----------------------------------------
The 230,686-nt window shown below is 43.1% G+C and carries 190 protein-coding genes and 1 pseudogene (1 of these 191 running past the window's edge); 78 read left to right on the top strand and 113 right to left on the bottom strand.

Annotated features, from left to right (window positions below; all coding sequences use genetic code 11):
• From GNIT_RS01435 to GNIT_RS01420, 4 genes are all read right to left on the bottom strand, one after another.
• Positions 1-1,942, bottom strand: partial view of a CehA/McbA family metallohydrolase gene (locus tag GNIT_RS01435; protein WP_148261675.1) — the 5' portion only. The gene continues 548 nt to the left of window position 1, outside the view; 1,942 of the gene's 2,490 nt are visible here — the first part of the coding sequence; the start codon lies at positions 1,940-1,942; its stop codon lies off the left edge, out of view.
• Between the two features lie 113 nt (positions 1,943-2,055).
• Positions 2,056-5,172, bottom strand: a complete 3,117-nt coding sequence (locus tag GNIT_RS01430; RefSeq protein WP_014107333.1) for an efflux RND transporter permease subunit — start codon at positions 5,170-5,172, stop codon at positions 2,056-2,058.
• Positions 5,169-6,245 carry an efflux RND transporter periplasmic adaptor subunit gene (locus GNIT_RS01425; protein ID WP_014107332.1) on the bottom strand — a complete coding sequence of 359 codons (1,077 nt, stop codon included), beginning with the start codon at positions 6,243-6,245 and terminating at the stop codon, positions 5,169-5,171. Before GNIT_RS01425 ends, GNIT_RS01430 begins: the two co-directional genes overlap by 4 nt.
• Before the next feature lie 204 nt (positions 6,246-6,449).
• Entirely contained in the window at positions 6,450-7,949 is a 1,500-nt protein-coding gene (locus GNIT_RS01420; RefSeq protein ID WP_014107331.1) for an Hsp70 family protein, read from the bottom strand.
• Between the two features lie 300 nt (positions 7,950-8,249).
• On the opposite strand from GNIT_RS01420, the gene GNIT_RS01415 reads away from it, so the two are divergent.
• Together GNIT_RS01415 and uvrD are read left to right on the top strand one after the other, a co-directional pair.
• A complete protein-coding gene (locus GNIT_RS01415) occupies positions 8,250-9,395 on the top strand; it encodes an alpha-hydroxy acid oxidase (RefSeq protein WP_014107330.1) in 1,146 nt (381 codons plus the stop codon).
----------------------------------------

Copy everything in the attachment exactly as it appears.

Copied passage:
The 230,686-nt window shown below is 43.1% G+C and carries 190 protein-coding genes and 1 pseudogene (1 of these 191 running past the window's edge); 78 read left to right on the top strand and 113 right to left on the bottom strand.

Annotated features, from left to right (window positions below; all coding sequences use genetic code 11):
• From GNIT_RS01435 to GNIT_RS01420, 4 genes are all read right to left on the bottom strand, one after another.
• Positions 1-1,942, bottom strand: partial view of a CehA/McbA family metallohydrolase gene (locus tag GNIT_RS01435; protein WP_148261675.1) — the 5' portion only. The gene continues 548 nt to the left of window position 1, outside the view; 1,942 of the gene's 2,490 nt are visible here — the first part of the coding sequence; the start codon lies at positions 1,940-1,942; its stop codon lies off the left edge, out of view.
• Between the two features lie 113 nt (positions 1,943-2,055).
• Positions 2,056-5,172, bottom strand: a complete 3,117-nt coding sequence (locus tag GNIT_RS01430; RefSeq protein WP_014107333.1) for an efflux RND transporter permease subunit — start codon at positions 5,170-5,172, stop codon at positions 2,056-2,058.
• Positions 5,169-6,245 carry an efflux RND transporter periplasmic adaptor subunit gene (locus GNIT_RS01425; protein ID WP_014107332.1) on the bottom strand — a complete coding sequence of 359 codons (1,077 nt, stop codon included), beginning with the start codon at positions 6,243-6,245 and terminating at the stop codon, positions 5,169-5,171. Before GNIT_RS01425 ends, GNIT_RS01430 begins: the two co-directional genes overlap by 4 nt.
• Before the next feature lie 204 nt (positions 6,246-6,449).
• Entirely contained in the window at positions 6,450-7,949 is a 1,500-nt protein-coding gene (locus GNIT_RS01420; RefSeq protein ID WP_014107331.1) for an Hsp70 family protein, read from the bottom strand.
• Between the two features lie 300 nt (positions 7,950-8,249).
• On the opposite strand from GNIT_RS01420, the gene GNIT_RS01415 reads away from it, so the two are divergent.
• Together GNIT_RS01415 and uvrD are read left to right on the top strand one after the other, a co-directional pair.
• A complete protein-coding gene (locus GNIT_RS01415) occupies positions 8,250-9,395 on the top strand; it encodes an alpha-hydroxy acid oxidase (RefSeq protein WP_014107330.1) in 1,146 nt (381 codons plus the stop codon).